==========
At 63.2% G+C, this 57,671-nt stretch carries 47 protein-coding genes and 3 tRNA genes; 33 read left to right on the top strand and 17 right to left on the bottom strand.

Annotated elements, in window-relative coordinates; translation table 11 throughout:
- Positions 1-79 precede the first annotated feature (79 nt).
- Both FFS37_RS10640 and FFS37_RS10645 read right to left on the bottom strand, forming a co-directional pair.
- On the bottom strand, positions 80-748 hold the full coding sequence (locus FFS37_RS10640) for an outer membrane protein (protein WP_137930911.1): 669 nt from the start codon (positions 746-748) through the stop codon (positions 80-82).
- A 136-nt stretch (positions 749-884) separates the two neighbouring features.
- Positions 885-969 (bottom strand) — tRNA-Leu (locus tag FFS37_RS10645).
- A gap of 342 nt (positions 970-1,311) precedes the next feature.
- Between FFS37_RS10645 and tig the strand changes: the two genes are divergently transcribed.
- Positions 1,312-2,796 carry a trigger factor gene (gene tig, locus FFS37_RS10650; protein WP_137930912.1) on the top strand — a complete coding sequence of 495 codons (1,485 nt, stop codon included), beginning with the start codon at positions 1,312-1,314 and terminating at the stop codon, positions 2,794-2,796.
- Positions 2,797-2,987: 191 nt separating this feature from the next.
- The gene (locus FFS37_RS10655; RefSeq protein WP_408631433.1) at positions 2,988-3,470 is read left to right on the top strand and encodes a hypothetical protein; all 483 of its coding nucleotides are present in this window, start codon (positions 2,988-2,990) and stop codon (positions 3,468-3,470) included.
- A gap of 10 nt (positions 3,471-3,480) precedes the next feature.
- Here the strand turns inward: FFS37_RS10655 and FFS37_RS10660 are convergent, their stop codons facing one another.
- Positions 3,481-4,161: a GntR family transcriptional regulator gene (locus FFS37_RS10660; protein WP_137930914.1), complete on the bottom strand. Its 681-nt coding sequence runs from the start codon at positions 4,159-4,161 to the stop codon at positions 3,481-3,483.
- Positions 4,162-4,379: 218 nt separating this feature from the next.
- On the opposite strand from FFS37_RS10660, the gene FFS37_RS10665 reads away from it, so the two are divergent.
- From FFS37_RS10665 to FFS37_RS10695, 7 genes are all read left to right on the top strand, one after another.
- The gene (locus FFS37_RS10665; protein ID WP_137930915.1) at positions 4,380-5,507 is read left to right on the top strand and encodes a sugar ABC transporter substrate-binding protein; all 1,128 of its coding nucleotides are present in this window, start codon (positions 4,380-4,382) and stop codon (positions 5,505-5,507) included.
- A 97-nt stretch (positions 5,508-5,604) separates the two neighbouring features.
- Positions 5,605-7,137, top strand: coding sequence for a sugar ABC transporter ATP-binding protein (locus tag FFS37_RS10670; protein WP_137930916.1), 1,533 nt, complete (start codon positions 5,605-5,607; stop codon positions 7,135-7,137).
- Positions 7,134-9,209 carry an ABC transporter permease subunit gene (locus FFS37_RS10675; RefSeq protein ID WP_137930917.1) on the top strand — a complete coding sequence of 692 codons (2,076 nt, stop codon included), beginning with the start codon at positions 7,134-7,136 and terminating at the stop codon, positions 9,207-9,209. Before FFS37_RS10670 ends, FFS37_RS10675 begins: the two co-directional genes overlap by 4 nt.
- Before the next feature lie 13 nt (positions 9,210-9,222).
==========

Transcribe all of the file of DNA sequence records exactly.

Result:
At 63.2% G+C, this 57,671-nt stretch carries 47 protein-coding genes and 3 tRNA genes; 33 read left to right on the top strand and 17 right to left on the bottom strand.

Annotated elements, in window-relative coordinates; translation table 11 throughout:
- Positions 1-79 precede the first annotated feature (79 nt).
- Both FFS37_RS10640 and FFS37_RS10645 read right to left on the bottom strand, forming a co-directional pair.
- On the bottom strand, positions 80-748 hold the full coding sequence (locus FFS37_RS10640) for an outer membrane protein (protein WP_137930911.1): 669 nt from the start codon (positions 746-748) through the stop codon (positions 80-82).
- A 136-nt stretch (positions 749-884) separates the two neighbouring features.
- Positions 885-969 (bottom strand) — tRNA-Leu (locus tag FFS37_RS10645).
- A gap of 342 nt (positions 970-1,311) precedes the next feature.
- Between FFS37_RS10645 and tig the strand changes: the two genes are divergently transcribed.
- Positions 1,312-2,796 carry a trigger factor gene (gene tig, locus FFS37_RS10650; protein WP_137930912.1) on the top strand — a complete coding sequence of 495 codons (1,485 nt, stop codon included), beginning with the start codon at positions 1,312-1,314 and terminating at the stop codon, positions 2,794-2,796.
- Positions 2,797-2,987: 191 nt separating this feature from the next.
- The gene (locus FFS37_RS10655; RefSeq protein WP_408631433.1) at positions 2,988-3,470 is read left to right on the top strand and encodes a hypothetical protein; all 483 of its coding nucleotides are present in this window, start codon (positions 2,988-2,990) and stop codon (positions 3,468-3,470) included.
- A gap of 10 nt (positions 3,471-3,480) precedes the next feature.
- Here the strand turns inward: FFS37_RS10655 and FFS37_RS10660 are convergent, their stop codons facing one another.
- Positions 3,481-4,161: a GntR family transcriptional regulator gene (locus FFS37_RS10660; protein WP_137930914.1), complete on the bottom strand. Its 681-nt coding sequence runs from the start codon at positions 4,159-4,161 to the stop codon at positions 3,481-3,483.
- Positions 4,162-4,379: 218 nt separating this feature from the next.
- On the opposite strand from FFS37_RS10660, the gene FFS37_RS10665 reads away from it, so the two are divergent.
- From FFS37_RS10665 to FFS37_RS10695, 7 genes are all read left to right on the top strand, one after another.
- The gene (locus FFS37_RS10665; protein ID WP_137930915.1) at positions 4,380-5,507 is read left to right on the top strand and encodes a sugar ABC transporter substrate-binding protein; all 1,128 of its coding nucleotides are present in this window, start codon (positions 4,380-4,382) and stop codon (positions 5,505-5,507) included.
- A 97-nt stretch (positions 5,508-5,604) separates the two neighbouring features.
- Positions 5,605-7,137, top strand: coding sequence for a sugar ABC transporter ATP-binding protein (locus tag FFS37_RS10670; protein WP_137930916.1), 1,533 nt, complete (start codon positions 5,605-5,607; stop codon positions 7,135-7,137).
- Positions 7,134-9,209 carry an ABC transporter permease subunit gene (locus FFS37_RS10675; RefSeq protein ID WP_137930917.1) on the top strand — a complete coding sequence of 692 codons (2,076 nt, stop codon included), beginning with the start codon at positions 7,134-7,136 and terminating at the stop codon, positions 9,207-9,209. Before FFS37_RS10670 ends, FFS37_RS10675 begins: the two co-directional genes overlap by 4 nt.
- Before the next feature lie 13 nt (positions 9,210-9,222).